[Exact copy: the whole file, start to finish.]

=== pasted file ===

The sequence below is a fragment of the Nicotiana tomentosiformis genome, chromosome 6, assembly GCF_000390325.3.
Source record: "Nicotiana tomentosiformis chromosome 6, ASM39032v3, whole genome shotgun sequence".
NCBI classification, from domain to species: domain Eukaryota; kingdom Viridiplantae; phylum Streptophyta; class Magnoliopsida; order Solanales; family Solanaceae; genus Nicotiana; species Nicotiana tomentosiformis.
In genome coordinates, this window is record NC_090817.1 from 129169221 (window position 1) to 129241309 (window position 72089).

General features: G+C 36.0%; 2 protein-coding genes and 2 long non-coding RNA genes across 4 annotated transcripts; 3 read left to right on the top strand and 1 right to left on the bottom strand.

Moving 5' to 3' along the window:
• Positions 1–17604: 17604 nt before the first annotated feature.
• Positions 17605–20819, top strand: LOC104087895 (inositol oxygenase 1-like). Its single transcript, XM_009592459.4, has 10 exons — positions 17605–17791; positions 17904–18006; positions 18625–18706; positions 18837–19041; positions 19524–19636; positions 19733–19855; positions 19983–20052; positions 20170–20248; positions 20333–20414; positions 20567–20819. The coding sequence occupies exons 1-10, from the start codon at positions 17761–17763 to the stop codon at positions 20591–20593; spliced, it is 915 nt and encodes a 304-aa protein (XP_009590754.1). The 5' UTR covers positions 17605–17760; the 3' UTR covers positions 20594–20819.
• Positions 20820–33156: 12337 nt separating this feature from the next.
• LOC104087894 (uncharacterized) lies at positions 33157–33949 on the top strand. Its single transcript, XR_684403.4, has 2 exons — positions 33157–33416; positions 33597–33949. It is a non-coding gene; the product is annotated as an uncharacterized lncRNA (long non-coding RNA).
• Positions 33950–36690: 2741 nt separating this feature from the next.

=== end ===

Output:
The sequence below is a fragment of the Nicotiana tomentosiformis genome, chromosome 6, assembly GCF_000390325.3.
Source record: "Nicotiana tomentosiformis chromosome 6, ASM39032v3, whole genome shotgun sequence".
NCBI classification, from domain to species: domain Eukaryota; kingdom Viridiplantae; phylum Streptophyta; class Magnoliopsida; order Solanales; family Solanaceae; genus Nicotiana; species Nicotiana tomentosiformis.
In genome coordinates, this window is record NC_090817.1 from 129169221 (window position 1) to 129241309 (window position 72089).

General features: G+C 36.0%; 2 protein-coding genes and 2 long non-coding RNA genes across 4 annotated transcripts; 3 read left to right on the top strand and 1 right to left on the bottom strand.

Moving 5' to 3' along the window:
• Positions 1–17604: 17604 nt before the first annotated feature.
• Positions 17605–20819, top strand: LOC104087895 (inositol oxygenase 1-like). Its single transcript, XM_009592459.4, has 10 exons — positions 17605–17791; positions 17904–18006; positions 18625–18706; positions 18837–19041; positions 19524–19636; positions 19733–19855; positions 19983–20052; positions 20170–20248; positions 20333–20414; positions 20567–20819. The coding sequence occupies exons 1-10, from the start codon at positions 17761–17763 to the stop codon at positions 20591–20593; spliced, it is 915 nt and encodes a 304-aa protein (XP_009590754.1). The 5' UTR covers positions 17605–17760; the 3' UTR covers positions 20594–20819.
• Positions 20820–33156: 12337 nt separating this feature from the next.
• LOC104087894 (uncharacterized) lies at positions 33157–33949 on the top strand. Its single transcript, XR_684403.4, has 2 exons — positions 33157–33416; positions 33597–33949. It is a non-coding gene; the product is annotated as an uncharacterized lncRNA (long non-coding RNA).
• Positions 33950–36690: 2741 nt separating this feature from the next.